Every living creature has form and a relationship to gravity. All things have structure that is affected by the gravitational field in some way. Our bodies have living, dynamic structure that also relates to gravity.
We are made of major body segments that include the head, shoulders, hips, knees and ankles. Each of these major body segments has a center of gravity. In an organized body, the centers of gravity of these major segments line up directly over each other. If you were to drop a plumb line down the center of that body from the top of the head to the feet, you would see equal amounts of body mass to the front, back and sides of that person’s structure. That body will relate well to the gravitational field. It will have ease, flow, and organization within it.
In Structural Integration, we organize the major body segments to balance around that central plumb line. We call it the “Rolf” line in honor of Dr. Ida Rolf, the founder of the work. In order to do this, we use a series of 10 sessions that Dr. Rolf described as a recipe. Each session proceeds in a sequential order with specific goals and areas of the body that are addressed.
The recipe addresses superficial and deep layers of body tissue. The first three sessions open up the outer layers of the body. By addressing the superficial layers, a Structural Integration practitioner then has access into tissues closer to the core of the body in the next four sessions. As a lessening of tension occurs in those deeper layers, changes in tensional balance in those deep tissues get transmitted back into the outer layers of the body, creating more changes in the superficial layers. During the last three sessions, the practitioner integrates tensional changes between the inner and outer body layers so the body can work homogeneously as an integrated structure.
This ability of the connective tissue to spread compressional force in the body is known as a tensegrity quality. Buckminister Fuller first coined the word tensegrity. It can be used to refer to the function of the guy wire like connective tissues that are responsible for holding the body upright. It is the connective tissues that we have to thank for our upright posture, not our bones.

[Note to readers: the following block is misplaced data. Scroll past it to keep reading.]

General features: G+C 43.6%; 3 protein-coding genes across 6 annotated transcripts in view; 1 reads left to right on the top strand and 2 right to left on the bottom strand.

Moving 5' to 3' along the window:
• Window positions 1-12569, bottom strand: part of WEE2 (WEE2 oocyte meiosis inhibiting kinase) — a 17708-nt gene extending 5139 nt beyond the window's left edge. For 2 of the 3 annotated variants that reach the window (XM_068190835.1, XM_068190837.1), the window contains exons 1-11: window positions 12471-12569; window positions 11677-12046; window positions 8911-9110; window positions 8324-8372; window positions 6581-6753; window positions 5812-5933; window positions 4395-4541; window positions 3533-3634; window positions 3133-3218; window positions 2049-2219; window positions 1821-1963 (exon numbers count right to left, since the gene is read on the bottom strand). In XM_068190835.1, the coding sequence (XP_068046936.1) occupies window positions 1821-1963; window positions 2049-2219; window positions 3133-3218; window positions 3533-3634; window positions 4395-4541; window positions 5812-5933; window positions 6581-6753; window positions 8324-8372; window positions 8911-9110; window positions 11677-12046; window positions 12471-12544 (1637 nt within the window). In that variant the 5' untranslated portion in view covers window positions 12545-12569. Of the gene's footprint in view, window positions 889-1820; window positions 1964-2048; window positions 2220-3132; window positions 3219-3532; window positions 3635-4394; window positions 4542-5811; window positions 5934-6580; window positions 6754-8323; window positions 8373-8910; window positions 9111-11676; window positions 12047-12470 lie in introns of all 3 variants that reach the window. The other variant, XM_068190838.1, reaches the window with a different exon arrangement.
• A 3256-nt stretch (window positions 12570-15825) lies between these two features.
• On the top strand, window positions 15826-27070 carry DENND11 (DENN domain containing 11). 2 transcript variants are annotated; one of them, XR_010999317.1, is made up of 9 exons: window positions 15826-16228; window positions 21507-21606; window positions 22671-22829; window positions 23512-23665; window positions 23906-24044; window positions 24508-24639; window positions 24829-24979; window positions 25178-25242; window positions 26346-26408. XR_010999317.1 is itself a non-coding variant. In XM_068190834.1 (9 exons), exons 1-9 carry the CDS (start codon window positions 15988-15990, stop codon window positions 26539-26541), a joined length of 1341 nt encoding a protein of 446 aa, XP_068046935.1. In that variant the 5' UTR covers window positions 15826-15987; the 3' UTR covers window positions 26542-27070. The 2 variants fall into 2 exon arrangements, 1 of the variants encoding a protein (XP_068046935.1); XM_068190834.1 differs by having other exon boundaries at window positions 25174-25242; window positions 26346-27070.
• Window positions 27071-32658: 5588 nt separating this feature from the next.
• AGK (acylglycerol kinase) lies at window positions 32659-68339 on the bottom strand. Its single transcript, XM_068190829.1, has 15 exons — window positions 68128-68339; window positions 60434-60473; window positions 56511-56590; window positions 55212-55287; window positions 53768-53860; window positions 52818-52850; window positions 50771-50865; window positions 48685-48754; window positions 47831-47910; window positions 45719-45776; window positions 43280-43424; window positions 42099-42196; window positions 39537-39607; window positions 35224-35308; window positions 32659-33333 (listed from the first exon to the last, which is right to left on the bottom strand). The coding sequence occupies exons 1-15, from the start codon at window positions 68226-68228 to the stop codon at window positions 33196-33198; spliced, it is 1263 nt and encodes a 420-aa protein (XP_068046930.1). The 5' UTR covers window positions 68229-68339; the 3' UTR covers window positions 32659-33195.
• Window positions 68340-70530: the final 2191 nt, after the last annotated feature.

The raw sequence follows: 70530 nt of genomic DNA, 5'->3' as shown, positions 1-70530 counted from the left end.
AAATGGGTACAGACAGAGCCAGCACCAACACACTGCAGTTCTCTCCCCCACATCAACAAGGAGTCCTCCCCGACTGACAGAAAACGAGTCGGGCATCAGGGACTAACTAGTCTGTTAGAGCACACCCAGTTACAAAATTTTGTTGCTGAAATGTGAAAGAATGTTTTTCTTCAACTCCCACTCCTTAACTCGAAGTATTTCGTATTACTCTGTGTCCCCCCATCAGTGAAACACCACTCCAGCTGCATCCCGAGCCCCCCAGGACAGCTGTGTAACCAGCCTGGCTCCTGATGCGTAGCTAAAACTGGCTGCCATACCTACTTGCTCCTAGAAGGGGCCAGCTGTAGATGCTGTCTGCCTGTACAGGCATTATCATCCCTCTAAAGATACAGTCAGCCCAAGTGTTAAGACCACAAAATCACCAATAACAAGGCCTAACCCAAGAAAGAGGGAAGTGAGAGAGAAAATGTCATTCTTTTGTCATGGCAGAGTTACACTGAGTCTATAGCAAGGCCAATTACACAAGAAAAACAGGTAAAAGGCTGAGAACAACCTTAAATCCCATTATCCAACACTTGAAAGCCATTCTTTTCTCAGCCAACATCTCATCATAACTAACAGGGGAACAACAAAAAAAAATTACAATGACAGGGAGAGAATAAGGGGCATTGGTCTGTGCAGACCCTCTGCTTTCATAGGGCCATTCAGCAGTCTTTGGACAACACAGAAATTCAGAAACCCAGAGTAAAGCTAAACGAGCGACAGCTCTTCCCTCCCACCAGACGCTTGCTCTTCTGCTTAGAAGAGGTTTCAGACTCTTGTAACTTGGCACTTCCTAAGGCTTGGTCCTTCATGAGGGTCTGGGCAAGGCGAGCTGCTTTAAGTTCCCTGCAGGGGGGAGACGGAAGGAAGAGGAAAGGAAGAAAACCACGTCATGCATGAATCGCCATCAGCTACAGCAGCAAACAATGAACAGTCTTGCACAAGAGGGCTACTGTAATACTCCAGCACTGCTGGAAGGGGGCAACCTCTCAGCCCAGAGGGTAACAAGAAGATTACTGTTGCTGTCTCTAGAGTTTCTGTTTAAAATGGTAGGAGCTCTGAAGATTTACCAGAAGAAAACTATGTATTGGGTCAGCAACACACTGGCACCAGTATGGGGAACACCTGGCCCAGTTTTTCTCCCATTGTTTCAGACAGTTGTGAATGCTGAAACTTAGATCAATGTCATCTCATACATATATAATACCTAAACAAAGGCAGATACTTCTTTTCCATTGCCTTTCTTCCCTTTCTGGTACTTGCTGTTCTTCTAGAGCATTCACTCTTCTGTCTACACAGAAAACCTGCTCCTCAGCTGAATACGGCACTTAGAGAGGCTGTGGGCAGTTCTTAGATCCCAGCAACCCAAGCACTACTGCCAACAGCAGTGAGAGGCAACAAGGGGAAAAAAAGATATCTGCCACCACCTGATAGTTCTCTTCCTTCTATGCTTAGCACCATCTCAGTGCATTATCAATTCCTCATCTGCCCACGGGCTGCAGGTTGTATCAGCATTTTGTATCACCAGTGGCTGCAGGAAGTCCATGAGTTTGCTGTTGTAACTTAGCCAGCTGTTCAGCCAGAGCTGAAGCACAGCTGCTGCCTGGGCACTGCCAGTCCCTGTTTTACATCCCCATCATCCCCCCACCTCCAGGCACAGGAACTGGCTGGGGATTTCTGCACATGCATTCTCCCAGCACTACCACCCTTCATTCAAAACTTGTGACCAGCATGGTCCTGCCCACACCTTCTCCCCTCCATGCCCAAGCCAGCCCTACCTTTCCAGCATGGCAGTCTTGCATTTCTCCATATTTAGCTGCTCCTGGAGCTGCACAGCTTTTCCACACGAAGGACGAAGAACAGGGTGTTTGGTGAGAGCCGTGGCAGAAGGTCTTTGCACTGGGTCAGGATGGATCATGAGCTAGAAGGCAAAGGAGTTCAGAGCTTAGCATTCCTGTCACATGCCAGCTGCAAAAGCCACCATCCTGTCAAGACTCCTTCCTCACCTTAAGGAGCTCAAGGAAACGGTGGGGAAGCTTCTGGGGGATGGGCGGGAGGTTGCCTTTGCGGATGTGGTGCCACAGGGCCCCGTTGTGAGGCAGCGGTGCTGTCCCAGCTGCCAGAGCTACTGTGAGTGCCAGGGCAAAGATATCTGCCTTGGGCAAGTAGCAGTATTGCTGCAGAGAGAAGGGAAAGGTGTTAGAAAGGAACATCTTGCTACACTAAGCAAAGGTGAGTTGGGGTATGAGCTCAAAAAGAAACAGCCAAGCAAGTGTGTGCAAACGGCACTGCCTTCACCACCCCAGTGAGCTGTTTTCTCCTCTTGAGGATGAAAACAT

Regarding Dr. Rolf’s recipe, one of its ingredients is time. If a person proceeds in the recommended manner of receiving one session a week, it takes ten weeks to experience the full Structural Integration series. As the structure of the body changes during that time and becomes more at ease, the functioning of the body will also change. Structure and function are like two peas in a pod. They are very intertwined. As structure changes, function will change; as function changes, the structure will shift. Both occur in Structural Integration. People’s bodies can change a lot during their series. The more compromised a person’s body is, the greater their potential for change.
In the process of easing structure, a practitioner will educate the client in new ways of moving, such as standing, walking, sitting, and lifting. Disorganizing habits may need to be changed. Lifestyle changes could be called for. If people want different results in their body, they may need to do something different. Dr. Rolf described Structural Integration practitioners as educators first and foremost. A practitioner assists change in the body, and that body is doing the change.
The wisdom of the body will emerge within a structurally integrated individual. By the end of a ten series, a person’s body is much more intelligently connected and will give quick, accurate feedback when a person does something that creates strain in their body. As the slate becomes wiped clean, so to speak, that still small voice of internal wisdom becomes louder. Internal feedback can be more quickly heard and responded to. People will do things differently after a ten series. They do not want to put back the same strain we so diligently worked to remove.